Agents should ensure that any keys are appropriately cleaned before handover. Letting agents Tenants’ safety should be letting agents’ and landlords’ first priority. The government has put in place protections for tenants during the coronavirus outbreak, including legislation to delay when landlords are able to start proceedings to evict tenants. This means until 30 September 2020, most landlords will not be able to start possession proceedings unless they have given their tenants three-months’ notice. This guidance for landlords and letting agents is to help them safely let empty properties, or properties which tenants are voluntarily vacating. While broader measures to protect tenants during the coronavirus outbreak remain in place, letting agents and landlords should endeavor to avoid ending tenancies where the tenant wants and is able to stay. Letting agents and landlords should be aware of and follow government guidance on coronavirus and renting, which explains these protections in greater detail, and make sure tenants are aware of this guidance.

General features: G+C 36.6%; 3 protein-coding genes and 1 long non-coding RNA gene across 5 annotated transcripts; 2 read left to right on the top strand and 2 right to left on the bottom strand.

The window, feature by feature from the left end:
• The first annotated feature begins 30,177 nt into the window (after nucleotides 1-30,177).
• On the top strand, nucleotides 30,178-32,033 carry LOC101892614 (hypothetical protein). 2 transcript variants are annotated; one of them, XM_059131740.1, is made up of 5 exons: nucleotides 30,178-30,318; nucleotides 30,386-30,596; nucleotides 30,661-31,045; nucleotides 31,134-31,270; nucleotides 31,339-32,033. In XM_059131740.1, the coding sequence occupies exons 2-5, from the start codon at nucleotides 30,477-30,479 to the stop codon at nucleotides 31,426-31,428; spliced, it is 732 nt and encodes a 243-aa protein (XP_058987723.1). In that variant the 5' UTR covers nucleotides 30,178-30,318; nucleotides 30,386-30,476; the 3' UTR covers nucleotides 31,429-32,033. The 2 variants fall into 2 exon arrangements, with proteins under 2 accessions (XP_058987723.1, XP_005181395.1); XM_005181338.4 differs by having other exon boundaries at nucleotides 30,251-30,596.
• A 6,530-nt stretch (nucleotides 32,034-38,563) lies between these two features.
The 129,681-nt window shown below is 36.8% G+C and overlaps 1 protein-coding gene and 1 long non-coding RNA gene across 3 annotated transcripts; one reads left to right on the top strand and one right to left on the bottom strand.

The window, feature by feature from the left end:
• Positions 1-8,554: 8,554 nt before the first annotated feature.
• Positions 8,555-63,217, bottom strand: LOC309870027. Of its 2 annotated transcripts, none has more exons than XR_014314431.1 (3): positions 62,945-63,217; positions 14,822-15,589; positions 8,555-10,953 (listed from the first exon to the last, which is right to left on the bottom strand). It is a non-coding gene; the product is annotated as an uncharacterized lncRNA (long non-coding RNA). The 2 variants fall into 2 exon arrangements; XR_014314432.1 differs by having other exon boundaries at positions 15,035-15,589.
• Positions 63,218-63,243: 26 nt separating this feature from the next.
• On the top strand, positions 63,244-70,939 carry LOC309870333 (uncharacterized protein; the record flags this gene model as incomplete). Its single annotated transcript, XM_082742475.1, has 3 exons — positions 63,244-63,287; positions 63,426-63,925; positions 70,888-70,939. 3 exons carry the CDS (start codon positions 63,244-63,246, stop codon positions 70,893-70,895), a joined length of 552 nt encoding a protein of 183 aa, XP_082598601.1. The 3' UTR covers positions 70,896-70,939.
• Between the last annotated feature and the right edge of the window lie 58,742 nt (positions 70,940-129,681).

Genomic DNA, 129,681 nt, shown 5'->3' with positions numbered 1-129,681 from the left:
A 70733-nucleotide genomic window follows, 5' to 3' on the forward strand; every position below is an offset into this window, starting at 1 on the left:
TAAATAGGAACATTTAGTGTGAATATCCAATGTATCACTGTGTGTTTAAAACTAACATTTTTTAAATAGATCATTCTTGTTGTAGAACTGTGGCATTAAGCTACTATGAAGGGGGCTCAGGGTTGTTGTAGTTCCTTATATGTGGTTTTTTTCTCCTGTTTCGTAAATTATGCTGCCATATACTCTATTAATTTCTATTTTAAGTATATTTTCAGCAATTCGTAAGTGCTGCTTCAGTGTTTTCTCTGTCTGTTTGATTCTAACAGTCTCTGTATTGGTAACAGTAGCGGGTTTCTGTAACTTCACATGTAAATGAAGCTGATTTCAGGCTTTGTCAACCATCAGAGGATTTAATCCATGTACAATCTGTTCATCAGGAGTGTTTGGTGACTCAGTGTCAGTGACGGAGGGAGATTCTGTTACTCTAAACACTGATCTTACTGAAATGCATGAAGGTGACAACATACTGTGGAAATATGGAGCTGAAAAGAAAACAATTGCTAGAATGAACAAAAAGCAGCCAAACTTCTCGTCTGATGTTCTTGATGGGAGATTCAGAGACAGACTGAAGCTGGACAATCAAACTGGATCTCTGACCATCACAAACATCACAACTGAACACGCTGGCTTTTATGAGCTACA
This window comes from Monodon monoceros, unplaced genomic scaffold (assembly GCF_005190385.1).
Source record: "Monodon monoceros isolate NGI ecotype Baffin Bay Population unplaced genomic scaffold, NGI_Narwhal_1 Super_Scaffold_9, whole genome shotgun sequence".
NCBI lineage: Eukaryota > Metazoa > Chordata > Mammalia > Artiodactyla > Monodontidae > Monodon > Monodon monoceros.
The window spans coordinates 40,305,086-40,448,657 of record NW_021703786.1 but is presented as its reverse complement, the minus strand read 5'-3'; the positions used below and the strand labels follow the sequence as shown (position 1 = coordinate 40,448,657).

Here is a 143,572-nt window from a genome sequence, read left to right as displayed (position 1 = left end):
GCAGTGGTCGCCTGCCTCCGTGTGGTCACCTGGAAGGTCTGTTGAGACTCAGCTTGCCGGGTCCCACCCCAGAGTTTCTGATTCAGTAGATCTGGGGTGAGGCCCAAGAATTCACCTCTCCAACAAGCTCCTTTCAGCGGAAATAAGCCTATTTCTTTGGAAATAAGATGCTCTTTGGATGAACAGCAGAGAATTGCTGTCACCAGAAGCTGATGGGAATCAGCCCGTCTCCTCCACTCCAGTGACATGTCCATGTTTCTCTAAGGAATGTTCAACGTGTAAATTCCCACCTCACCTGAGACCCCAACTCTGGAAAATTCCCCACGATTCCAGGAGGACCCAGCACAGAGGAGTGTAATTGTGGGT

Private landlords and letting agents should not conduct viewings in properties where tenants are symptomatic or self-isolating, or where it has been determined that they are clinically extremely vulnerable and are shielding.
In other cases, where viewings can proceed, they should be conducted in line with the guidance on viewings earlier in this document.
Any visits to a property must be made in accordance with government’s guidelines on working in other people’s homes and social distancing.
If possible, necessary repairs, gas and electrical safety checks should be conducted in the period between a property being vacated and a new tenant moving in. If this is not possible and visits are needed to an occupied property, this should be done by appointment with measures put in place to ensure physical contact is minimised, for example with residents staying in another room during the visit.